You starred in and composed the soundtrack for a film called Limousine Drive.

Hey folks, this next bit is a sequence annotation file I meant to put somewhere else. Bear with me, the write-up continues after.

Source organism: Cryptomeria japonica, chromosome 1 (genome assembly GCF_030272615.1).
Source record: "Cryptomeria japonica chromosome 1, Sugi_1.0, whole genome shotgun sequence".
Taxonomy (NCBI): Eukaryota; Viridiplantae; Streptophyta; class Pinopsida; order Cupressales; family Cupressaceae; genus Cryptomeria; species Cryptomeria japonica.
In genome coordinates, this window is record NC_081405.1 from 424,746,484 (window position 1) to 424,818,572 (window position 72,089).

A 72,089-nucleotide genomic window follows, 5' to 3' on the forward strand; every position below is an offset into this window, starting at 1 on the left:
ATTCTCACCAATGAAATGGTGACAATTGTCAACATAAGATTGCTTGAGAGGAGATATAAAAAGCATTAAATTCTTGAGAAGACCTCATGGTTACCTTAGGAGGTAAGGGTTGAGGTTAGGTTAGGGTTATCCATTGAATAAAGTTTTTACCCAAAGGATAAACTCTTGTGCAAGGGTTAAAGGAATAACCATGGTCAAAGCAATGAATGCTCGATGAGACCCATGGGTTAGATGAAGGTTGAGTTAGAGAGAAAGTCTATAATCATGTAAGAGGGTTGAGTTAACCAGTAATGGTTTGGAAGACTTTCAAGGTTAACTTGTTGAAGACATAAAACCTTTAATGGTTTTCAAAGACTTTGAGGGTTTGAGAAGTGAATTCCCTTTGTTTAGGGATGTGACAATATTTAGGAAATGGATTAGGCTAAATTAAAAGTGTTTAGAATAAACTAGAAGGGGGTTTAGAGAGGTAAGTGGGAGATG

Yeah, that was a Japanese release of my first full-length feature. I'll never forget it. I went to lunch in the Village and I'm sitting at the table and this Japanese guy is sitting there. I came to meet him and he just stared at me. I said "not to be rude but what's on your mind?" Especially in the Village. "I have this part in a movie and I think you'd be great in it. It's called Limousine Drive" He was originally thinking of a friend of mine. I said "I'm in!" I'd never done a movie. I started acting in this movie and he said "you know, I really love your music and your records. Would you do the soundtrack for it?" I'd never done a soundtrack either so you know me. I give it the college try. Whatever. As the movie went on, we would do a scene and he would say "okay, imagine the music. What would go here?" He would make a little VHS tape of the scene we did. "Go home and make up something." Eventually I ended up waking up at 4:30 in the morning to go to the shoot. I'll never forget this. Shoot all day, you know how these things go. Come home at night beat to hell and I'd have to sit down and compose music. I'd work on that, take an hour nap, wake up at 4:30 in the morning and hit makeup. Eventually I finished the soundtrack and it's quite interesting. It's really different. It's more dance-oriented, youth-oriented because that's the kind of movie it was. I was a limousine driver because I used to be in a funk band and they said that funk was over. They keep saying that every year and it ain't. I had to drive this limousine. I was happy. I was supporting a wife and a kid and I picked up a kogyaru. That's sort of like a Japanese street girl but not professional. Not a prostitute. Just a girl that hangs out. It's those girls with the real dark makeup on their faces with blonde hair. They wear these school dress type things and they run around in Shibuya which is like Greenwich Village in Tokyo. One of these girls gets off the plane. She needs a limo and guess who got the job. From the minute she got in my car, the shit hit the fan. I end up losing my car. It got stolen. Got in trouble with the Chinese mob. It goes on and on and on. So that's what the movie is about. I played Malik, the limo driver. It's quite an interesting experience. I think I'm blessed because like you said, you noted that I've played with so many different kinds of people and weird things come my way. My grandmama always said "when a window closes, a door opens." You've just got to hit the window of chance but you can't be afraid to take it.